India hosted New Zealand for a three-match ODI series, the first of which was played at the Rajiv Gandhi International Stadium in Hyderabad. India won the game by a close margin as the Men in Blue avoided a scare. Shubman Gill starred for India with his double century. Meanwhile, the third umpire raised eyebrows with his controversial decision against Hardik Pandya.
The TV umpire wrongfully adjudged Pandya bowled out despite replays suggesting otherwise. It was quite evident that the bails had fallen off due to the New Zealand wicketkeeper’s gloves and not because of the ball touching them. Nevertheless, the game went on with no one making any fuss about the dismissal. But Ishan Kishan had some other plans.
The Indian wicketkeeper tried to prank the umpires as well as Tom Latham when New Zealand came to bat in the second innings. In the 16th over of the NZ innings, Tom Latham went deep into the crease on one of the deliveries. India, meanwhile, appealed for a hit-wicket dismissal as the bails had fallen off. But leg umpire Nitin Menon already had an idea about what had happened. The replays then confirmed that it was Kishan who dislodged the bails.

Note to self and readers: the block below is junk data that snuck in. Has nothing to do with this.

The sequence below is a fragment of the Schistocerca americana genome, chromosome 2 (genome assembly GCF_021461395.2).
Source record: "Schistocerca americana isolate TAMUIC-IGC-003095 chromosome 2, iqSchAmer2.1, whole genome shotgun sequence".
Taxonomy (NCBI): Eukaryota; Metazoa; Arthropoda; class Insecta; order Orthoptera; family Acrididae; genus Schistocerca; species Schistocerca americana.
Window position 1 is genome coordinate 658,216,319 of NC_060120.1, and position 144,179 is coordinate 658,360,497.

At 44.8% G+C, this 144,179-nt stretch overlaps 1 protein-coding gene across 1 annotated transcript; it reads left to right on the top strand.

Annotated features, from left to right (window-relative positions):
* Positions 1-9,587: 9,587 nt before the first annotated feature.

While everything was brushed under the carpet in the name of a joke at that moment, it has been revealed now that Kishan could have landed in massive trouble for his mischief. According to a story in stuff.co.nz on Monday, Kishan could have been charged with a Level 3 offence of trying to acquire an unfair advantage under the ICC's Code of Conduct, which results in a suspension of four to twelve ODIs or Twenty20 internationals.
The report says Kishan was spoken to about the incident following the game by match referee Javagal Srinath, who also talked to Indian captain Rohit Sharma and coach Rahul Dravid.
"However, it's understood Srinath took no further action -- likely because neither umpire Anil Chaudhary nor Nitin Menon appears to have officially reported Kishan over the incident. Srinath also spoke to stand-in Black Caps head coach Luke Ronchi and team management, with the touring side happy not to further pursue the matter," added the report.
Notably, In the ICC's Code of Conduct, Article 2.15 Attempting to gain an unfair advantage during an International Match' includes "deliberate attempts to deceive an Umpire". It also adds: "When assessing the seriousness of the breach, consideration should be given to whether the conduct was deliberate, reckless and/or negligent on the part of the relevant player."